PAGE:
Intracellular Compartments And Protein Sorting II Flashcards Preview

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Flashcards in Intracellular Compartments And Protein Sorting II Deck (37):
1

What do N terminal and internal signal sequences form?

Am phiphilic alpha helix.

2

What is the mechanism of mitochondrial signal sequences?

Positively charged residues cluster on one end and hydrophobic on the other end of the helix.

Specific receptor proteins recognize this configuration rather than the precise sequence.

Multi-subunit protein complexes called protein translocators mediate translocation.

3

What is the translocase of the outer membrane required for?

The import of all nuclear encoded proteins.

TOM inserts the encoded proteins in the outer membrane.

4

Where is the translocase of the inner membrane (TIM) present?

In both the outer and inner membrane

5

What are the two TIM complexes?

TIM22 and TIM23

6

What is the function of TIM 23?

It transports soluble proteins into the matrix and helps insert membrane proteins into the inner membrane.

7

What is the function of TIM22?

It mediates the insertion of a specific subclass of proteins.

8

What are the two components of the TOM and TIM complexes?

Receptors for mitochondrial precursor proteins

Translocation channels

9

What is the function of the SAM (sorting and assembly machinery)?

It translocates and inserts/folds beta barrel lproteins in the outer membrane.

10

What is the function of the OXA complex?

It mediates insertion of proteins synthesized in the mitochondria.

11

What is protein unfolding maintained through?

Interactions with chaperone proteins (cytosolic Hsp 70 family)

12

What complex binds signal sequences of incoming proteins?

Import receptors of the TOM complex

13

Once import receptors of TOM complex bind signal sequences of the incoming protein, what happens next?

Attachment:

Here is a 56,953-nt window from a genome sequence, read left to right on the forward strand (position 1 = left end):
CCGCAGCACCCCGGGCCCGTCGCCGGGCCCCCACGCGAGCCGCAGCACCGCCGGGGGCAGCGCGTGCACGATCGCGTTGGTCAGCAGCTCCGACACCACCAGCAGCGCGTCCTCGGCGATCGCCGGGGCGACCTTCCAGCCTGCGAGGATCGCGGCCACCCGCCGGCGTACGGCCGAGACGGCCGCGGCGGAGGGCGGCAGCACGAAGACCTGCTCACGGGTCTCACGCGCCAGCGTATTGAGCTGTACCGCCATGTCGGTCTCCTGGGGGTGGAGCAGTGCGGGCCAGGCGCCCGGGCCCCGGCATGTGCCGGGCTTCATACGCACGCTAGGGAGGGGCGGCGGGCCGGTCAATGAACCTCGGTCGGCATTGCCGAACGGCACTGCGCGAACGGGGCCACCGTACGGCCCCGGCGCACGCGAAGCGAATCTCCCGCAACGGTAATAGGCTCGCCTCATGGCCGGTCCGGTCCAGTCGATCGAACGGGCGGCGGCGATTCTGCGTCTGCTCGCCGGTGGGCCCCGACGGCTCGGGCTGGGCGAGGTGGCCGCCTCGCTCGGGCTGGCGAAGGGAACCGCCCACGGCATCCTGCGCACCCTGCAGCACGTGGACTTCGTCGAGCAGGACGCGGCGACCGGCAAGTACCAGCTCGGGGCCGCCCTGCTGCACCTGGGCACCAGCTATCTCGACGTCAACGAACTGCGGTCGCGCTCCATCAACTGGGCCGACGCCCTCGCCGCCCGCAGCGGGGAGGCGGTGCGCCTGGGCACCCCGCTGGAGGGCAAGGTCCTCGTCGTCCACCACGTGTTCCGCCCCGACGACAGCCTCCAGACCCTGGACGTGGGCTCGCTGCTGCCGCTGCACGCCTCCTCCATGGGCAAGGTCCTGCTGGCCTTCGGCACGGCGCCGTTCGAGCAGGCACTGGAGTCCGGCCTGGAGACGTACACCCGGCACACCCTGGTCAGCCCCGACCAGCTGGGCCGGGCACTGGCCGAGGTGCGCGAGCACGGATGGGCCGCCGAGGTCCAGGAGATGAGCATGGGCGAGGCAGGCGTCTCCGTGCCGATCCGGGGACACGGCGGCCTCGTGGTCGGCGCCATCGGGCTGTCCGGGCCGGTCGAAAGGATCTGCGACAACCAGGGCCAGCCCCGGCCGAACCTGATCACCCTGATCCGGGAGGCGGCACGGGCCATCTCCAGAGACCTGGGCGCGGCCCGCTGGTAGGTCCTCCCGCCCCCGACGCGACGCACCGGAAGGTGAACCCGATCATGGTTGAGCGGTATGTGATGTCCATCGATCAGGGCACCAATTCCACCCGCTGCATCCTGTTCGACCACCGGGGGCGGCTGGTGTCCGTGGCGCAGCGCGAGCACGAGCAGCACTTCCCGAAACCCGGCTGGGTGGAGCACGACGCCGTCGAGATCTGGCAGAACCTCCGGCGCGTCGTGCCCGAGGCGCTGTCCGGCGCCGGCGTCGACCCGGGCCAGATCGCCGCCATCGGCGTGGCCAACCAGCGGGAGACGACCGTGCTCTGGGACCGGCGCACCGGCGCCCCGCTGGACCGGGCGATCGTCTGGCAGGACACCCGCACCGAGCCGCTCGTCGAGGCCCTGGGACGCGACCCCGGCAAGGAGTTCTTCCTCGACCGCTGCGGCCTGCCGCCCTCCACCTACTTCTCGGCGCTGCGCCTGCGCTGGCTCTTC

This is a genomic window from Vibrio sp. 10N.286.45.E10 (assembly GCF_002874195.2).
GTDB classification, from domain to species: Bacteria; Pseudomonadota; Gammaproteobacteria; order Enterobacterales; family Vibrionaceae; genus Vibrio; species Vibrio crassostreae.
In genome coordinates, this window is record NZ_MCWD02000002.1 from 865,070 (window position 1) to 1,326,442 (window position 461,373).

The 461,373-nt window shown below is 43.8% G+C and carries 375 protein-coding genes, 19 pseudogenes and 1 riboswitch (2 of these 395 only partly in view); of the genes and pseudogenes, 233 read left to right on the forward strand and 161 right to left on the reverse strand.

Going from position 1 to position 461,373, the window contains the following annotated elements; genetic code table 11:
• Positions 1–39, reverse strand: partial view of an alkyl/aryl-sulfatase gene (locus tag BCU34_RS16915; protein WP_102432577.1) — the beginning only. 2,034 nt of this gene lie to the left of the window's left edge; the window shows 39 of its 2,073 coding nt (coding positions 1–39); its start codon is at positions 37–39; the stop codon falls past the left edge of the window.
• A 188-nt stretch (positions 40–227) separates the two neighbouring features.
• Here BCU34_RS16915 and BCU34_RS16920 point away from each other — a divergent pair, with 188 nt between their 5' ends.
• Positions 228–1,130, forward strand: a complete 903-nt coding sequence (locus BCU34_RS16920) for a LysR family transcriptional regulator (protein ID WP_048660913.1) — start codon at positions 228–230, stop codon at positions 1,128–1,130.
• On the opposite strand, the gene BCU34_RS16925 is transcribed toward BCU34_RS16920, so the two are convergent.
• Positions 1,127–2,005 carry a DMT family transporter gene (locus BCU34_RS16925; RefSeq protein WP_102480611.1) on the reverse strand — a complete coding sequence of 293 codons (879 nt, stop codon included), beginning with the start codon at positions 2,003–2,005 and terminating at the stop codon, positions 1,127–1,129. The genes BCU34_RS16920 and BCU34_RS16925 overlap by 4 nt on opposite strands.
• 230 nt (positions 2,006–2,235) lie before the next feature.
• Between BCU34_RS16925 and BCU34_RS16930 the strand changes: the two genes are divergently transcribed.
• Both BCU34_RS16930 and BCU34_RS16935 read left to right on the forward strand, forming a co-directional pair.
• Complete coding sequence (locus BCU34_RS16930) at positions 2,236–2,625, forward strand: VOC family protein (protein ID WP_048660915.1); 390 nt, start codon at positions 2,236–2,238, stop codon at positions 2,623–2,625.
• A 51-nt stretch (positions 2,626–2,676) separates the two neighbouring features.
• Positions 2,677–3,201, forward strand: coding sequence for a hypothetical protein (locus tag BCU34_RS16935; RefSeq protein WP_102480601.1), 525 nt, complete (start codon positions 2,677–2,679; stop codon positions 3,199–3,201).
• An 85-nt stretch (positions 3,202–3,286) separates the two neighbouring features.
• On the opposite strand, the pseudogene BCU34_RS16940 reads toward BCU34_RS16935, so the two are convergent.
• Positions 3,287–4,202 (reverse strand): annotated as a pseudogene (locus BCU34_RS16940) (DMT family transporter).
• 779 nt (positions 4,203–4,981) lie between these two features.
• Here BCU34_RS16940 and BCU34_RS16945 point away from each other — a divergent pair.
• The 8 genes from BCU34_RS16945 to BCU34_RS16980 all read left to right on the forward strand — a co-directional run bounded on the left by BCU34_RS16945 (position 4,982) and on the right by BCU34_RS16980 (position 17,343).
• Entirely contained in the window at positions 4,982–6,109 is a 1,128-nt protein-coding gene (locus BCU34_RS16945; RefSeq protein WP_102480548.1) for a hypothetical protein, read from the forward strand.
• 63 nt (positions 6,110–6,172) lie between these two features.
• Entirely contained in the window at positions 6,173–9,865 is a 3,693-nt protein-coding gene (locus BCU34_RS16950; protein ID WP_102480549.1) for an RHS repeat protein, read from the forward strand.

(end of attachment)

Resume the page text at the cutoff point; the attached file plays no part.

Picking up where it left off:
Chaperone proteins are stripped off and unfoldeed protein is fed signal sequence first into the translocation channel.

14

Where does TOM transport a protein?

Across the outer membrane to the inner membrane space.

15

What complex do proteins bind to as it moves through the channel into the matrix?

TIM cmplex

16

What is required for Hsp 70 to be dissociated with a protein?

ATP hydrolysis outside of the mitochondria.

17

After passing through TOM, protein interacts with __

TIM

18

What is the transport of a protein through TIM dependent on?

A membrane potential.

19

What is the function of mitochondrial Hsp 70?

It is bound to TIM 23 on the matrix side.

This pulls the protein into the matrix space.

Hsp 70 then releases the protein in an ATP dependent step.

Hsp 60 helps in folding of imported protein using ATP.

20

What are the steps of import of a protein into the outer membrane?

It passes through the TOM complex and enters the inter-membrane space.

The protein binds to chaperone proteins.

They then bind to SAM complex in the outer membrane, and SAM inserts and folds them in the outer membrane.

21

What is the ER organized into?